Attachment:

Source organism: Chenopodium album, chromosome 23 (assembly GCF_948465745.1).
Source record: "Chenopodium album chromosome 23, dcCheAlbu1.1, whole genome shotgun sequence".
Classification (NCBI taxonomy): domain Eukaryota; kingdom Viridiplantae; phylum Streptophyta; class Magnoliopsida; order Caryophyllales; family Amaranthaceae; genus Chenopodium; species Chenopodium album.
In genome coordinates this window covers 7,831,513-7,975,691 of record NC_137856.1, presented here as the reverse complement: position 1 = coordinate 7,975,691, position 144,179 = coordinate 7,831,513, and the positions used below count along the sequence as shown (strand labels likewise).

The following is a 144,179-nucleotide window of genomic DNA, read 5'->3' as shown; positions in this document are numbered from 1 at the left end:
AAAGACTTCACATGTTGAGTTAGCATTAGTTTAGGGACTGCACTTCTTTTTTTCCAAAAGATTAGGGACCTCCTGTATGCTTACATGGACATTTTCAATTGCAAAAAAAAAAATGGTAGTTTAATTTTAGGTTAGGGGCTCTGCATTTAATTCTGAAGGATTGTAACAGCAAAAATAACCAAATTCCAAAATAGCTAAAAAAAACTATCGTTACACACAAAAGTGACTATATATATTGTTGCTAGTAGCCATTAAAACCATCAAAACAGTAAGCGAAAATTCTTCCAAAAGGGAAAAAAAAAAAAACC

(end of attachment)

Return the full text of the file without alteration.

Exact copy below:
Source organism: Chenopodium album, chromosome 23 (assembly GCF_948465745.1).
Source record: "Chenopodium album chromosome 23, dcCheAlbu1.1, whole genome shotgun sequence".
Classification (NCBI taxonomy): domain Eukaryota; kingdom Viridiplantae; phylum Streptophyta; class Magnoliopsida; order Caryophyllales; family Amaranthaceae; genus Chenopodium; species Chenopodium album.
In genome coordinates this window covers 7,831,513-7,975,691 of record NC_137856.1, presented here as the reverse complement: position 1 = coordinate 7,975,691, position 144,179 = coordinate 7,831,513, and the positions used below count along the sequence as shown (strand labels likewise).

The following is a 144,179-nucleotide window of genomic DNA, read 5'->3' as shown; positions in this document are numbered from 1 at the left end:
AAAGACTTCACATGTTGAGTTAGCATTAGTTTAGGGACTGCACTTCTTTTTTTCCAAAAGATTAGGGACCTCCTGTATGCTTACATGGACATTTTCAATTGCAAAAAAAAAAATGGTAGTTTAATTTTAGGTTAGGGGCTCTGCATTTAATTCTGAAGGATTGTAACAGCAAAAATAACCAAATTCCAAAATAGCTAAAAAAAACTATCGTTACACACAAAAGTGACTATATATATTGTTGCTAGTAGCCATTAAAACCATCAAAACAGTAAGCGAAAATTCTTCCAAAAGGGAAAAAAAAAAAAACC